Some examples of tabletop high-warp looms are Mirrix Looms and the Schacht Arras Tapestry Loom. Mirrix Looms offer a wide range of sizes (5”-38” wide) and the Arras Tapestry Loom comes in one size which can weave up to 20” wide.


  • Portability. Even the largest Mirrix Loom can be lifted, moved and stored easily.
  • High warp looms may be more comfortable for your body.
  • They are designed specifically for tapestry.


  • You can not weave other types of weaving on these looms. They are designed for weft-faced weaving (tapestry, rugs).
  • You cannot weave anything larger than 35”X61” on commercially available tabletop looms (Mirrix’s 38” Loom)


Simple Pipe Looms as shown in my SOS tutorial:

Simple Pipe Loom Pros

  • They offer tension control with the use of threaded rods and nuts.
  • Low in price
  • Portable
  • Collapsible when not in use
  • Can be positioned upright with skookum C-clamps.

Simple Pipe Loom Cons, compared to commercially available looms:

  • You only have easy access to one shed. The second shed gets picked up one-warp-at-a-time with your fingers. You can get proficient at this with practice, and this is how I wove tapestry for years before I got my first Mirrix.
  • You can not advance your weaving on these looms, and therefore the height of your weaving is limited by the height of your loom, taking into account the continued ability to make a shed as you get closer to the top beam. I recommend weaving no closer than 16” from the top beam.

What about a simple wooden frame loom?

Before you go and make or buy a wooden frame loom for tapestry be sure that it has the ability to have your warp yarn apply a lot of pressure on the beams without resulting in the structure of them bowing, or possibly even breaking. Many wooden frame looms on the market are not great for tapestry for this reason, and the larger the loom, the more likely it will bow. You might be surprised how tight your tapestry warp should be tensioned around the loom. For perspective, Mirrix Looms come with a wrench for tightening their wing nuts beyond what your hands can manage.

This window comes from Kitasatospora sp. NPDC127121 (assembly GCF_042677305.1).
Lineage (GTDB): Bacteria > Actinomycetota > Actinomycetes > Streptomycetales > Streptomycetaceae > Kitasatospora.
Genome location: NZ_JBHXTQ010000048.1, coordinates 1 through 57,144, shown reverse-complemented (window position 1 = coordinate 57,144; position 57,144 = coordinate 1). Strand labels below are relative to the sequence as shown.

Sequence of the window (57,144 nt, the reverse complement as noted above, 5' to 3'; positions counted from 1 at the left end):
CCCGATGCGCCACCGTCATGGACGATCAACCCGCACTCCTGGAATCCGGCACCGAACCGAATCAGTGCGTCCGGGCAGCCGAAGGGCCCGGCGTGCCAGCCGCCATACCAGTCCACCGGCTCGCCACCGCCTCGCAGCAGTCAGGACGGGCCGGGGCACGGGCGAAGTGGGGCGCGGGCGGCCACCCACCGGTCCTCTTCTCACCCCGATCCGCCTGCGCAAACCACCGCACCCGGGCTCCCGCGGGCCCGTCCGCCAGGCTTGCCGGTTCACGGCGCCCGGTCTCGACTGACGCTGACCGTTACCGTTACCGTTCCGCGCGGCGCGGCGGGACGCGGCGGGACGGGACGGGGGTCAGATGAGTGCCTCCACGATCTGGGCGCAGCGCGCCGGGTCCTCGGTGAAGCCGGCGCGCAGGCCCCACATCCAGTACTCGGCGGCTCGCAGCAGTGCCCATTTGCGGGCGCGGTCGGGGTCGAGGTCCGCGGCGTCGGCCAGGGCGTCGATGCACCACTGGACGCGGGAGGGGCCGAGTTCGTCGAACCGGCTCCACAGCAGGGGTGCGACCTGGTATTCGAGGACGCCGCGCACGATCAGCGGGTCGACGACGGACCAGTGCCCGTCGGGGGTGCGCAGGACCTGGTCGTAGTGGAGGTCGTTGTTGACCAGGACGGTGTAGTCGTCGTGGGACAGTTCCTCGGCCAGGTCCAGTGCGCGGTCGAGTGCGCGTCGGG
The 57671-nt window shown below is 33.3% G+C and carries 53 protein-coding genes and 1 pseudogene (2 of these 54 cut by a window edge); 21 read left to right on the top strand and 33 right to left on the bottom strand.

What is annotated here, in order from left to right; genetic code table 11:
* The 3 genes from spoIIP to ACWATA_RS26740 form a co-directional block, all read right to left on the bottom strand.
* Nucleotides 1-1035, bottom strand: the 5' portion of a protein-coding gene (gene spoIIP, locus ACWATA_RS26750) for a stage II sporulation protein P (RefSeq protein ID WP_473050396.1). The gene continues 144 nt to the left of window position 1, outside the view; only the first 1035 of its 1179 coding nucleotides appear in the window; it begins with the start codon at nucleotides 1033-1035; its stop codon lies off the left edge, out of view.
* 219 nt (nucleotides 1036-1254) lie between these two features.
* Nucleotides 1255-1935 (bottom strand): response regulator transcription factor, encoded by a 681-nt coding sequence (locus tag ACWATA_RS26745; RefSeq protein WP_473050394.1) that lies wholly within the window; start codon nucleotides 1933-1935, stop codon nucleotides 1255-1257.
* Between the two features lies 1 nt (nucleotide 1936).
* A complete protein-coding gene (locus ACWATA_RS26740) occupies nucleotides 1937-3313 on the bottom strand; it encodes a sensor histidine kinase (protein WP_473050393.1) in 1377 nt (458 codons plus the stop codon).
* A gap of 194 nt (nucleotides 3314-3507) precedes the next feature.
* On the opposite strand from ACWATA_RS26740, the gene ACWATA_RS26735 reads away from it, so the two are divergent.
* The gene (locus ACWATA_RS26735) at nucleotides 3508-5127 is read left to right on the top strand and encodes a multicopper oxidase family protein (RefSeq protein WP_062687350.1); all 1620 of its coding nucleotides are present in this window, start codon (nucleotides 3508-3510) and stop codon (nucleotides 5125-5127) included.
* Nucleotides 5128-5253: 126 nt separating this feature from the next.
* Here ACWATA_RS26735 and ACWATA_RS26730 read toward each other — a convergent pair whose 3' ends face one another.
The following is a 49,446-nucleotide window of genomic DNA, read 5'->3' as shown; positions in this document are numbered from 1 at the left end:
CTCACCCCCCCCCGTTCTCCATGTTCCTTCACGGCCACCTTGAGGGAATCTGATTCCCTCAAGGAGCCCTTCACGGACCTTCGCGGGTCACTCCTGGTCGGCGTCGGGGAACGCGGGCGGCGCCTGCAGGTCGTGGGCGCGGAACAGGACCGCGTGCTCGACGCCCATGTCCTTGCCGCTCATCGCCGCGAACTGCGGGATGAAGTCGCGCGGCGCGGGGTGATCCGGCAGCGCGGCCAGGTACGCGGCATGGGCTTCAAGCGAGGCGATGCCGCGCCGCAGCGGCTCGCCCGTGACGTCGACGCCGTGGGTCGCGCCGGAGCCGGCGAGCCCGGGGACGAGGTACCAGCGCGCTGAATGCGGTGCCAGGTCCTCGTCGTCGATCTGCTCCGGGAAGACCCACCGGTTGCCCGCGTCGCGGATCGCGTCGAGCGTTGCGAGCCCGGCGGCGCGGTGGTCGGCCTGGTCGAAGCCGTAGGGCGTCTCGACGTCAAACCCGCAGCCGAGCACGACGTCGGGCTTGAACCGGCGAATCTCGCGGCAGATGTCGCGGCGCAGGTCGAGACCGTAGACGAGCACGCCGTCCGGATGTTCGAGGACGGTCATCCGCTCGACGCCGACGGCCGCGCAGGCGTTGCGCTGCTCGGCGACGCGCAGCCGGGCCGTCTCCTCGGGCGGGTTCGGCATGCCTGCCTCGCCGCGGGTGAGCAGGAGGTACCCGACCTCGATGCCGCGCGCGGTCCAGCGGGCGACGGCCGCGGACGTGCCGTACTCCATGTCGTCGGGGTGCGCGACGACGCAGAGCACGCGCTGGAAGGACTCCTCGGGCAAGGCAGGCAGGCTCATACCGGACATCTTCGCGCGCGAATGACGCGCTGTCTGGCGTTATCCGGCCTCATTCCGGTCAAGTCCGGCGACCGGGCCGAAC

The above loom uses 1” wide wood, the top beams are 15” wide and the side beams are 20” long. These are the maximum measurements I would recommend for these materials. To have a simple frame loom have tension control you can simply warp up your loom in the same manner I warp up the PVC loom in my Fundamentals of Tapestry class, which is to simply wrap the warp around the entire loom repeatedly. This way you have a layer of warps at the back of your tapestry where you can weave in a doweling or rectangular piece of wood to increase the tension (in the same manner you can see done here on the front of the loom). The more pieces of wood you add (in opposite sheds) the tighter your warps become.

This loom looks like a lot every other frame loom you’ve seen, right? Well, its simplicity is what I love about it. Many other wooden frame looms are fashioned with notches for the warp yarn to fit through while you dress the loom offering even spacing when you’re first beginning your weaving. But I have a couple of issues with them. One is that those notches only keep your warp yarn evenly spaced for the first few rows of weaving. After that it’s up to you as the weaver to maintain even weft tension, lest your warp yarns become too close together or too far apart. My second issue is that once they are there your loom is set to only that warp spacing, also known as ends-per-inch (EPI), and you can not use your loom with weft yarn that is much finer or much thicker than that loom is built for, or move your warp yarns to the exact EPI you wish. So, you kind of throw versatility out the window for the sake of saving a couple of minutes of spacing yarn by hand each time you begin a weaving.

One important note about DIY options:

With some creativity and elbow grease there are ways to eliminate the cons of DIY looms. So, if you’re up for some more involved DIY options there is research to be done on Youtube and also here at American Tapestry Alliance.

Now that you have a better idea of what you might be looking for, you might be ready to make or purchase a tapestry loom. Be sure to meet me in the forums if you have any further questions.

If you’re interested in purchasing a tapestry loom, between myself, Everlea Yarn, and SweetGeorgia Yarns, you have a good variety of options to choose from.

And all of my SOS tapestry courses can be found here »

All the very best to you on your tapestry journey. See you in the forums,

Janna Maria Vallee